London

Credit: Caitlin Isola for Resy.

One Great DishLondon

The Pie of The Day At Quo Vadis Embodies The Best of London (With a Suet-Topped Crust)

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At Quo Vadis, the historic Soho restaurant and members’ club on Dean Street, Scottish chef Jeremy Lee serves timeless British food that celebrates the joys of the season. He writes a menu that “charms, reassures and delights.” The smoked eel sandwich is a signature, and his puddings are legendary.

The ‘Pie of the Day’ gets its own box on the menu and its own John Broadley illustration (picture a deep dish, cartoon swirls of steam rising, and a big wodge of pie missing, presumed scoffed). “The price never changes,” says Lee. “It is always £19.50.” No matter whether it’s chicken, lamb, beef, kid or game, there’s “almost always a suet crust atop.”

For the traditionally minded cook, a pie is an exercise in good housekeeping. “It is de rigueur for a restaurant to aim for that elusive goal of using all produce that is to be found within a kitchen along with the waves of orders arriving daily. It is a skill hard learnt to manage the fridges, stores, and ordering for a restaurant kitchen, juggling suppliers and orders. It is also a great joy. The stocks made in deep pans that tick over so very gently and quietly in the ovens through the night make excellent use of scraps and bones and vegetables and herbs that require a purpose.”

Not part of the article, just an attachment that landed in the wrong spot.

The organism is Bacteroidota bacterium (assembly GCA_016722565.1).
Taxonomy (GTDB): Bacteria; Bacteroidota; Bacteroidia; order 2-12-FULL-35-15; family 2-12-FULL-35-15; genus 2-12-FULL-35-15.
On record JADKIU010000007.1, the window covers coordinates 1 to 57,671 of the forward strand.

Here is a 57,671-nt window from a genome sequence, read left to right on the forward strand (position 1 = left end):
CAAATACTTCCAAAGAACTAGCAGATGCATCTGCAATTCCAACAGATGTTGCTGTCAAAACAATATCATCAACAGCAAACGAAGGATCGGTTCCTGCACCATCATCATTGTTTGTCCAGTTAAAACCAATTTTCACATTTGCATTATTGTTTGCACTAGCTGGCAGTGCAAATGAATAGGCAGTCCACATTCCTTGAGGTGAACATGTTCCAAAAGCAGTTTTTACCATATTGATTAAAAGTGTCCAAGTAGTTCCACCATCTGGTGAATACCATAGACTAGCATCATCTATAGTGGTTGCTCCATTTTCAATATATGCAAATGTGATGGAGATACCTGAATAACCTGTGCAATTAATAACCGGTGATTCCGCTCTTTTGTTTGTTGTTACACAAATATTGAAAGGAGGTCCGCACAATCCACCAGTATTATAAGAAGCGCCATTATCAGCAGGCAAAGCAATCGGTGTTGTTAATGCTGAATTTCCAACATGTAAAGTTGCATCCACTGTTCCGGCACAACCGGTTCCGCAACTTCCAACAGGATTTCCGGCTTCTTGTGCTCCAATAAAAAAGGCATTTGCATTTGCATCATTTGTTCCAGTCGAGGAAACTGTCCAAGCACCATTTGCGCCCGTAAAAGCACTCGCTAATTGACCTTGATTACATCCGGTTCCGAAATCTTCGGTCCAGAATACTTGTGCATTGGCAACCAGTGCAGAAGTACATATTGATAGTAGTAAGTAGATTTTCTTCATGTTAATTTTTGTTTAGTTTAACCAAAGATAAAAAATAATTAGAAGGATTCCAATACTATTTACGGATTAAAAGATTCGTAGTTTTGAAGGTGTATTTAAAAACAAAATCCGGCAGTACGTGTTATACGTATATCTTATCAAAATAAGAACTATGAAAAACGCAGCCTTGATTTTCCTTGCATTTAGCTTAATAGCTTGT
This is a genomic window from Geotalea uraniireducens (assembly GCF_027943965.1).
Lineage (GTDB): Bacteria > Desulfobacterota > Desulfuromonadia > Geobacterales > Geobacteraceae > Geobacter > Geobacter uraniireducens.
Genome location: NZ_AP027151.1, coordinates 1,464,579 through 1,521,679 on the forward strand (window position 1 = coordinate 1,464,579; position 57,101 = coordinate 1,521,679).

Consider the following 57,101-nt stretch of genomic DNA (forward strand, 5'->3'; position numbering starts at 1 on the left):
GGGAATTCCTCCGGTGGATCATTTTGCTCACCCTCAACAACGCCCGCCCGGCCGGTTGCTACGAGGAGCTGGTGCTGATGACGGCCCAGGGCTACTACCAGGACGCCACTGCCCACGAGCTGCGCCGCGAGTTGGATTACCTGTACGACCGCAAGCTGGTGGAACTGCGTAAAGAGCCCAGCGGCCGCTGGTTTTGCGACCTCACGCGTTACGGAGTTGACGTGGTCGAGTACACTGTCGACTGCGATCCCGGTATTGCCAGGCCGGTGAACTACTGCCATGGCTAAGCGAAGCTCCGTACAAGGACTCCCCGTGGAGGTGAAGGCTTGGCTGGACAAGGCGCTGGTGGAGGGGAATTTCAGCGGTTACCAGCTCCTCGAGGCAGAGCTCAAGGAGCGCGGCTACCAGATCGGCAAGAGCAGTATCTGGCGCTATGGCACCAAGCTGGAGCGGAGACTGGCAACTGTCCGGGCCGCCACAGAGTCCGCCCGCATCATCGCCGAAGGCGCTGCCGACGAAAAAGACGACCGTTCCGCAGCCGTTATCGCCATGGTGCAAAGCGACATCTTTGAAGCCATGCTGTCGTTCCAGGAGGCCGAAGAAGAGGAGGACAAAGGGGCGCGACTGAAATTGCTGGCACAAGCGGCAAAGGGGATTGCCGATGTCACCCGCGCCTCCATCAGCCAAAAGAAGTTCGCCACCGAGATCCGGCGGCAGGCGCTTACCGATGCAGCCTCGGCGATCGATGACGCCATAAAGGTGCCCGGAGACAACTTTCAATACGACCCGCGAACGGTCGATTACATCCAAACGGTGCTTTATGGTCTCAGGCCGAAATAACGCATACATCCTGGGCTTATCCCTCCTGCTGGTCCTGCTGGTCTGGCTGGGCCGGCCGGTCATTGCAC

Credit: Caitlin Isola for Resy.
Credit: Caitlin Isola for Resy.

There’s a whole chapter on pies in Lee’s new book Cooking: Simply and Well, for One or Many, including recipes for mushroom jalousie, chicken, leek and tarragon pie, and steamed kid pudding. He writes: “Pies are also a bone to the home cook because not only do they come in an impressive array of guises, but all the preparation and cooking can be done the day before – benefiting both the pie and the cook equally.” A game pie is a veritable snip, game being so costly (a whole grouse is £48.50 but worth it as one annual extravagance). A pie is an affordable way to enjoy those full-bodied flavours, and maybe room in the budget for a good glass of red (Quo Vadis has a splendid Rhône red at £7.20).

Quo Vadis’ Pie of the Day makes a splendid lunch, perhaps with an oyster or two to start, and a side of celeriac and potato mash or a salad for health. Block off the afternoon for a nap if you can.


Cooking: Simply and Well, for One or Many by Jeremy Lee is available to order now. Get it here.

Hilary Armstrong is a London-based journalist and editor. Follow her on Instagram and Twitter. Follow Resy, too.